Fleets like Werner are using in-house technology to provide telematic solutions for its drivers. (Werner Enterprises)
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Some fleet operators are finding the right balance between software use and customization, recognizing they have an opportunity and a challenge: finding new technologies to map better routes, save money and simplify a wide array of functions.
When deploying transportation management systems on scale, every fleet has its own experience. Some lean heavily on in-cab technology to optimize routes, while others still let dispatch lead that effort with an assist from more familiar technology like Google Maps. Simplification is a benefit in functions like invoicing and bills of lading. All of this with the specter of artificial intelligence looming over it all.
Danny Lilley, vice president and chief technology officer at Werner, told Transport Topics the company has established its own tablet-based platform known as EDGE Connect, developed in-house by the company’s innovation arm known as Werner EDGE.
Werner Enterprises ranks No. 17 on the Transport Topics Top 100 list of the largest for-hire carriers in North America, and No. 71 on the list of top freight brokerage firms.
“That is our telematics device, so drivers are able to do electronic logging devices, workflow and all their primary functions,” Lilley said. “We’ve upgraded that technology in the last couple of years.” The improvements, he added, were made to items like payroll and load shipments.
Lilley described the fleet’s previous solution as outdated and cumbersome. “It was forms-based, and the user interface had a pullout keyboard. There was really no workflow to it,” he described. “Our drivers would arrive at a shipper, pull through 60 different forms and fill in that data. There was a lot of manual entry. Not the best technology for our drivers.”
UniGroup uses an electronic logging device system designed by Samsara. One of its critical functions is fuel efficiency.
“The fuel efficiency and sustainability aspect measures and monitors to help our van operators be more fuel efficient for sustainability purposes,” said Melissa Pilgram, project safety manager at UniGroup. “We have idling reports and fuel consumption reports, and our ELD manager works with our drivers to let them know what’s going on and how they can use other safe driving tips and fuel-efficiency tips.”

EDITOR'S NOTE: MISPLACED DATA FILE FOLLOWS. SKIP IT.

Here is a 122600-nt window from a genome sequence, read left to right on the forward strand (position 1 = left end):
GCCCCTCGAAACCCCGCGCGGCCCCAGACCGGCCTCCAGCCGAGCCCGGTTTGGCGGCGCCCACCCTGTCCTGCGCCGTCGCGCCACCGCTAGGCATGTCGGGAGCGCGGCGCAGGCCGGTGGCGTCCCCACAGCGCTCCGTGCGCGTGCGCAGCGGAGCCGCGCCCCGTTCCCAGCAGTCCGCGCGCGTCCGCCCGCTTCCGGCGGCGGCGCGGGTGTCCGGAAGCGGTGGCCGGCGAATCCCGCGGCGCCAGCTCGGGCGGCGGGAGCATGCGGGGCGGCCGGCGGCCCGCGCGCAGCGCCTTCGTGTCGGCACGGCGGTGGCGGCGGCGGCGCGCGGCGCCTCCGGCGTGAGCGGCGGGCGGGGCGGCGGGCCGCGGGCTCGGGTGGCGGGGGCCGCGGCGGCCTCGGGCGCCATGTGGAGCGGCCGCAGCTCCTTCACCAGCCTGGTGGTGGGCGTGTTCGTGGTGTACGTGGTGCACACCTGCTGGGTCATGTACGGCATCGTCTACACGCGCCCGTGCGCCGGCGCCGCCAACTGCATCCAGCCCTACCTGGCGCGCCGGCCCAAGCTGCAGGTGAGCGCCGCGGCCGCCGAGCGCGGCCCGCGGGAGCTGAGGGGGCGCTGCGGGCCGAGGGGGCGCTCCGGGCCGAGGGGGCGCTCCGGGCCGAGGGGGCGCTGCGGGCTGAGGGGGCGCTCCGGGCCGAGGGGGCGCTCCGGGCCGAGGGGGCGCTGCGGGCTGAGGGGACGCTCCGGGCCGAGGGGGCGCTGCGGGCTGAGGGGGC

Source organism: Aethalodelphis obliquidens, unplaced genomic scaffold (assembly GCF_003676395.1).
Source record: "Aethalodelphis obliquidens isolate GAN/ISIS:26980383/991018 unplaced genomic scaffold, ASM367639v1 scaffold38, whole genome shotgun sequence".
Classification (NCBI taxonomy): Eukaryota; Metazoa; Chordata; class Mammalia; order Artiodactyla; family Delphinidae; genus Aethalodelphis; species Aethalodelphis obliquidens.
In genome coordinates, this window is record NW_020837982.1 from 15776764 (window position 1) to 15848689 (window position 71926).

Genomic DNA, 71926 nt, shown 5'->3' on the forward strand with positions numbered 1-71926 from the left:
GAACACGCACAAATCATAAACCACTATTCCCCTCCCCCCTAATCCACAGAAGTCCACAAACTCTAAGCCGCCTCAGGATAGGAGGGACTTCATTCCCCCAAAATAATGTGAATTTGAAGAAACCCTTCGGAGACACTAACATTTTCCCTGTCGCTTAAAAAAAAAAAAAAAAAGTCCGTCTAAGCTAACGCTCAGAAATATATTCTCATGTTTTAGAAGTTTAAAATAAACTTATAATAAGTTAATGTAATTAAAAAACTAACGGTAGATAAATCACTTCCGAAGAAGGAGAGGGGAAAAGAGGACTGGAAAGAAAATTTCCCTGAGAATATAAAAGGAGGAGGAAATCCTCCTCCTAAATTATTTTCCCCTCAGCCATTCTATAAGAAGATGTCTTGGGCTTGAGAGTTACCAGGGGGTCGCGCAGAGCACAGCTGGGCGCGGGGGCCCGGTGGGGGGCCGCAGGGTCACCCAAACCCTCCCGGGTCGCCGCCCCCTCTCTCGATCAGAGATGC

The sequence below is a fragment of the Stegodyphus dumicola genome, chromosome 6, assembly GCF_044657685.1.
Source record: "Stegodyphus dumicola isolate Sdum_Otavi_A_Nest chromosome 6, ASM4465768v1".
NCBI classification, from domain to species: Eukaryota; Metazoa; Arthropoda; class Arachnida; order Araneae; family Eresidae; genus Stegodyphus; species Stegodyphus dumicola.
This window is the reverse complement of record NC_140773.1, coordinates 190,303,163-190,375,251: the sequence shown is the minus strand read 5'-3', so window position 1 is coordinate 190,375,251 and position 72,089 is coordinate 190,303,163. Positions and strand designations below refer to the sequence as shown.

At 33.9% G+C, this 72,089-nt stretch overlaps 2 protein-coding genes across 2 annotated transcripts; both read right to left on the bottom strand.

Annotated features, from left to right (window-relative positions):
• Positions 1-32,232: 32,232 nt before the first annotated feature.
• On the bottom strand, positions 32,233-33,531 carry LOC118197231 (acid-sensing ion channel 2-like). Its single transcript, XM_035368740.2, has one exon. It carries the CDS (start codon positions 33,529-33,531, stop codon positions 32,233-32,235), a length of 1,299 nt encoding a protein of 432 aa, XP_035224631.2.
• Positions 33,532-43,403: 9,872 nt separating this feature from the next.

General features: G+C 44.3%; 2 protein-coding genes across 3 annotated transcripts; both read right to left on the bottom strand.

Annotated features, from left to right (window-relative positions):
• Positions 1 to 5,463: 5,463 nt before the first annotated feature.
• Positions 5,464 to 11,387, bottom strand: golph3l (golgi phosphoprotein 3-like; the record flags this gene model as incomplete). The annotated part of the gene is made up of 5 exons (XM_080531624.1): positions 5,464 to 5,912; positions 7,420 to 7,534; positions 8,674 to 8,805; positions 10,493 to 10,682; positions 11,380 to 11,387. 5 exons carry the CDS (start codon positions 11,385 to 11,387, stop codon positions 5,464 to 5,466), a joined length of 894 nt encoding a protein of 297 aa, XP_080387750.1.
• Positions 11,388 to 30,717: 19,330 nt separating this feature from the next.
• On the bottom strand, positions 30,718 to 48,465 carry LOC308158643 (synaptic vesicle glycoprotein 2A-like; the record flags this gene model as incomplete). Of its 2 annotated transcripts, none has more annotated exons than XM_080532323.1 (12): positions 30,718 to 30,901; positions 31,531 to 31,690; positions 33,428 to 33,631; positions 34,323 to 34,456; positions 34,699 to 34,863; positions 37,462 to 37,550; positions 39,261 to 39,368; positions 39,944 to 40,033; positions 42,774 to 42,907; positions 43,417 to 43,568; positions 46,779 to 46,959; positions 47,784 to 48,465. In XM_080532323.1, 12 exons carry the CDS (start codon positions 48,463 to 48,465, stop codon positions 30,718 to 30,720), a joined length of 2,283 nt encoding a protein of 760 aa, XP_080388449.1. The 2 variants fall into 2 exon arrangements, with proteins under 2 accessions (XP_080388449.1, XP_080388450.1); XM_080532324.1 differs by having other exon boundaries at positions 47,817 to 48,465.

The technology is teamed with ELD administrators who work with the drivers to optimize the system’s resources, and to make sure each application is customized to the capabilities of each driver and truck.
Although routing software was one of the first major technological innovations in the trucking industry, it is still a critical part today.
“Whether it’s low bridges, what traffic looks like up ahead, weather, pop-up or ongoing construction, or parking up ahead, the routing is probably the most critical thing for them to manage every day,” said Chad Dittberner, senior vice president van/expedited division for Werner.
Fleets indicated that one priority attached to route optimization is being able to give shippers more reliable estimated time of arrivals. That’s one of the focuses for Averitt, which runs the internally developed Averitt Drive Workflow app on a Samsung Tab Active3 tablet. Averitt Express ranks No. 29 on TT’s Top 100 for-hire list.
“It’s making sure we’re confirming shipment pickup, movement, delivery — those types of things,” said Amos Rogan, LTL field operations leader for Averitt. “From the perspective of customer service and customer visibility, that has become a higher demand than it was 15 years ago, when they just had to make sure we had a delivery seat for a particular shipment at the time of invoicing. Now, because of supply chain issues, we’ve seen customers looking more for ETAs, who signed for it, when they signed for it.”
From that has come a proprietary ETA engine accessible by Averitt drivers and dispatchers alike.
Fleet managers say that providing extra support for drivers goes a long way in onboarding new technology. (Averitt Express)
At Werner, route optimization is just part of the technology designed to give customers a more reliable ETA.
“It ties into the accuracy of our ETAs and our ability to let our shippers know with a high degree of confidence in our arrival times,” Lilley said. “We’ve focused on our ETAs, so I’m not sure it’s the route optimization but just being more sophisticated. Taking hours-of-service calculations into the ETA. I don’t know how you can calculate the ETA without doing that — traffic, weather.”